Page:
When is a Default Judgment listed against a debtor?
Updated: May 19
When an individual/organisation ('Party A') provides goods, services or money to a third party ('Party B') and Party B fails to make payment as per the agreed terms, it may amount to a breach of contract allowing Party A to commence legal proceedings.
Similarly, should Party B cause damage or injury to Party A, Party A has a cause of action in tort and can commence legal proceedings against Party B. In this instance, compensation can be claimed to return Party A to the position they would have been in had Party B's negligence never occurred.
Legal proceedings are commenced by way of preparing a Statement of Claim ('SOC'), which particularises:
The amount Party A claims from Party B.
The particulars of breach of contract and/or breach of negligence.
The interest accrued per the Court rates from the date payment fell due or from the date the injury or damage occurred.
The legal costs incurred by Party A in preparing and filing the SOC, as well as the service fees associated with serving the SOC at the individuals residential address, personally serving the individual, or serving the SOC at the companies registered address.
Once the SOC is served per the Uniform Civil Procedure Rules (NSW) 2005 ('UCPR'), Party B has 28 days from the date of service to:
Respond to the SOC;
Make a payment of the amount claimed in the SOC;
File a Notice of Appearance; or
Make an application for the Default Judgment to be set aside.
Should Party B not respond to the SOC within 28 days, Party A can make an ex parte application to the Court by way of a motion for the Default Judgment to be listed against Party B.
What is a default judgment
A Default Judgment is a Court order that legally binds the Debtor to pay a specified sum to the Creditor.
The Default Judgment is listed against the Debtor for 12 years from the Default Judgment date, allowing the Creditor to commence enforcement proceedings to recover the judgment debt.
Some of the enforcement proceedings that can be commenced are:
Examination of the Debtor to identify their assets and liabilities
Bank and wage garnishees
Writ for the levy of property (both real and personal assets)
The bankruptcy of an individual
Winding up a company
The Default Judgment also causes the Debtors difficulty in obtaining finance, loans and entering into residential leases as Equifax will list the Default Judgment against the Debtor. As a result, organisations seeking to provide finance, loans, or lease goods to the Debtor will typically conduct an Equifax search and not give the sought finance or lease as the Debtor's credit rating would be reduced, and the Debtor would be considered high risk.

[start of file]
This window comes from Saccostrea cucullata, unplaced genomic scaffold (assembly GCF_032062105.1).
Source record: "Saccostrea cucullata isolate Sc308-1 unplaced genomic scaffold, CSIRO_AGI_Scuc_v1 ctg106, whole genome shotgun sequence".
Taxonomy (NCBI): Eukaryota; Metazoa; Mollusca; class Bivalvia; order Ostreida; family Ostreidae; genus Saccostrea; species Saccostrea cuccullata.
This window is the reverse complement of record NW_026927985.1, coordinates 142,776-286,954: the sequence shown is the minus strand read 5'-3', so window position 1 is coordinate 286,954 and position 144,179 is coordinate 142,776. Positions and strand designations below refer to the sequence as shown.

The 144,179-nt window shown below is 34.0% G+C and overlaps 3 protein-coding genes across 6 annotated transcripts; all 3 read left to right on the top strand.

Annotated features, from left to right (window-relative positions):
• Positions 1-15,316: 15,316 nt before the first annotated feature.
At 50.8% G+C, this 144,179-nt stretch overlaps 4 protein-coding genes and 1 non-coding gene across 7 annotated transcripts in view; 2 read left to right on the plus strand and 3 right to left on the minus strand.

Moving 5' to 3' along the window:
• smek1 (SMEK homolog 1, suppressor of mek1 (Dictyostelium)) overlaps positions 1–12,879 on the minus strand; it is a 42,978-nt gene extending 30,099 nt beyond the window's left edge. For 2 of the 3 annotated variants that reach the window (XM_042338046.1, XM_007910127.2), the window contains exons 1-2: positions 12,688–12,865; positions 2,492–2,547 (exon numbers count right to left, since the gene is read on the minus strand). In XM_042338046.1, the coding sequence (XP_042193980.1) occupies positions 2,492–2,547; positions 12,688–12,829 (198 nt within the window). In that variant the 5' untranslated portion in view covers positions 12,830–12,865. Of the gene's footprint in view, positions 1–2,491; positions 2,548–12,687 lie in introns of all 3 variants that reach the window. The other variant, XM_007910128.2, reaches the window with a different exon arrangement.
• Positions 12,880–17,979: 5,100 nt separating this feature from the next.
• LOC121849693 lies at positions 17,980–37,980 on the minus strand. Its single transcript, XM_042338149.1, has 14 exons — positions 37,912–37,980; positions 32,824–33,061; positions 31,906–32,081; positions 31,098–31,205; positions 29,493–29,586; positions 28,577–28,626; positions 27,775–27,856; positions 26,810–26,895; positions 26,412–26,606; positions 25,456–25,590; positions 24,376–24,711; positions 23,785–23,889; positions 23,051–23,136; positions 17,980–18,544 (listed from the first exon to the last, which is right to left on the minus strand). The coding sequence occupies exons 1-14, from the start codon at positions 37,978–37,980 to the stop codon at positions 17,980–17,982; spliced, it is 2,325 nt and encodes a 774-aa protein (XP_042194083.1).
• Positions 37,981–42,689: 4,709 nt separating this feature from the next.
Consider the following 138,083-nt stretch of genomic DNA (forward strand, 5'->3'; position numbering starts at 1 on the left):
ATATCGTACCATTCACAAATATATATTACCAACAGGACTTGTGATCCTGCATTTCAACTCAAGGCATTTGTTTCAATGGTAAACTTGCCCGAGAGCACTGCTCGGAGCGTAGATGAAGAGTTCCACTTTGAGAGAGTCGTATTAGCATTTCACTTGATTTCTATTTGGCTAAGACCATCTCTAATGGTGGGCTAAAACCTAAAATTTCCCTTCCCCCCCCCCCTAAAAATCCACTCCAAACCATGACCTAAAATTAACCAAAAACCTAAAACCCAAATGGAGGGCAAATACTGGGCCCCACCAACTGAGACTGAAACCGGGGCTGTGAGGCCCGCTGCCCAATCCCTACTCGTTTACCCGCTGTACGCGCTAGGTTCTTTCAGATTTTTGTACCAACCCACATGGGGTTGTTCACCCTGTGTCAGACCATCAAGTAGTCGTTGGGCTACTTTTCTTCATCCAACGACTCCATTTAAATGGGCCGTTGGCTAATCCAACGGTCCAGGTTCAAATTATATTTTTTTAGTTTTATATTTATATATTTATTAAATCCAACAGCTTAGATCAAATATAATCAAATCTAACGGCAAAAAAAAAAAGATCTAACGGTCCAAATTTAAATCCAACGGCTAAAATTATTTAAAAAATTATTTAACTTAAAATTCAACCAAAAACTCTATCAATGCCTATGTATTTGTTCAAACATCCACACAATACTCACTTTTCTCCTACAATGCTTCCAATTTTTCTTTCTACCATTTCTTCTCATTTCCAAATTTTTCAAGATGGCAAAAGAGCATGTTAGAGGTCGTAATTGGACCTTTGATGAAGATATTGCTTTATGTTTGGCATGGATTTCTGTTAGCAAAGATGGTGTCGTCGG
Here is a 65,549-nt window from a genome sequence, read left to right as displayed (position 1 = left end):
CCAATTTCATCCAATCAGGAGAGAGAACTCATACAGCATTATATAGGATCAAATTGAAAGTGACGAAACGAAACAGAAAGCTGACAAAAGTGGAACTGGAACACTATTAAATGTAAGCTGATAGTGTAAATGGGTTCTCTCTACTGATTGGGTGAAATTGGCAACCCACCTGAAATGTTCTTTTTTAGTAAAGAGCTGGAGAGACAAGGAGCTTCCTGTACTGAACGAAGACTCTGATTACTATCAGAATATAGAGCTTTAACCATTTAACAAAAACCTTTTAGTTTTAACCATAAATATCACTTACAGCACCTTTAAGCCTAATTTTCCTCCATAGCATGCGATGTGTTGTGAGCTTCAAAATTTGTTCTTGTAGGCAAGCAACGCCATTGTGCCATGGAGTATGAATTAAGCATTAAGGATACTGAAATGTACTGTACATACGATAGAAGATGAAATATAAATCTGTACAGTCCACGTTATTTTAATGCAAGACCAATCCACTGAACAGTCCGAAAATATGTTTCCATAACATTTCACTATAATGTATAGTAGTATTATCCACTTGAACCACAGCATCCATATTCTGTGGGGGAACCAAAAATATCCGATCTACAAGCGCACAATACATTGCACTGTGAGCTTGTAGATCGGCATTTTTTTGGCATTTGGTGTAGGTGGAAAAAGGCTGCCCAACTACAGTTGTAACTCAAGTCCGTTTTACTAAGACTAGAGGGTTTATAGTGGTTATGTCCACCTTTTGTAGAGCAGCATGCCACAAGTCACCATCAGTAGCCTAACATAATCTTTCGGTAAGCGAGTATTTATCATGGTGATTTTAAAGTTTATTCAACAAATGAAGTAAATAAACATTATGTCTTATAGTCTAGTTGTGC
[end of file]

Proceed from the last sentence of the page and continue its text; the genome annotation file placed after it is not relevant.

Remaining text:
Due to the Debtor's barriers to obtaining the finance, loan, or lease, it is common for the Debtor to contact the Creditor to remove the Default Judgment and notify Equifax urgently. The Debtor may have the following responses in this instance:
To pay the total Default Judgment amount, plus the accrued interest and additional enforcement costs; or
Contact the Creditor or their representatives to prepare consent orders to set aside the Default Judgment; or
To make an application to the Court to have the Default Judgment set aside.
How is a Default Judgment set aside
Once the Debtor becomes aware of the Default Judgment, the Debtor can contact the Creditor, or their representatives and request consent orders are entered to have the Default Judgment set aside. This will typically involve the Debtor paying the Creditors legal costs associated with filing and setting aside the Default Judgment and any enforcement proceedings carried out by the Creditor to recover the judgment debt.
In the instance the Creditor is not agreeable to setting aside the Default Judgment, the Debtor may file a motion to the Court to have the Default Judgment set aside per rule 36.15 of the UCPR.
The Debtor can set aside the Default Judgment on the following basis:
The Default Judgment was made irregularly, illegally or against good faith; or
The SOC was not served on the Debtor in accordance with UCPR; or
The Debtor has a reasonable excuse for not filing a defence within the notice period; or
The Debtor has a reasonable basis for defending the claim.
In the instance the setting aside of the Default Judgment was unreasonably refused by the Creditor before the Court hearing the motion, the Debtor may seek to recover their legal costs for being represented at the hearing for the motion.
Alternatively, the Creditor can recover their legal costs in defending the motion in the instance they are successful. Being successful does not necessarily mean that the Default Judgment has not been set aside. Instead, it means the Debtor could not provide sufficient reasoning to the Court about why the defence was not filed within the prescribed notice period under the UCPR.
At Arida Lawyers, our experienced team can:
Commence legal proceedings by preparing and serving SOC
Making an application to the Court for the Default Judgment to be entered against the Debtor in the instance the Debtor does not make a payment or provide a response or file a Defence.
We can also assist Debtors by:
Providing advice on their prospects of making an application by way of motion to set aside the Default Judgment
Providing clear advice on their prospects of defending the proceedings
Preparing a Defence in the instance the Default Judgment is successfully set aside
Defending the proceedings brought by the Creditor at Court
The Arida Lawyers team can also assist with contract law, consumer law, and building and construction law. Contact us today on 1300 146 390 or email email@example.com to arrange a free consultation.
This article provides general information relevant to our expert services. It is not legal advice and should not be relied upon as such. If you are seeking legal advice, you should contact us for a free initial consultation.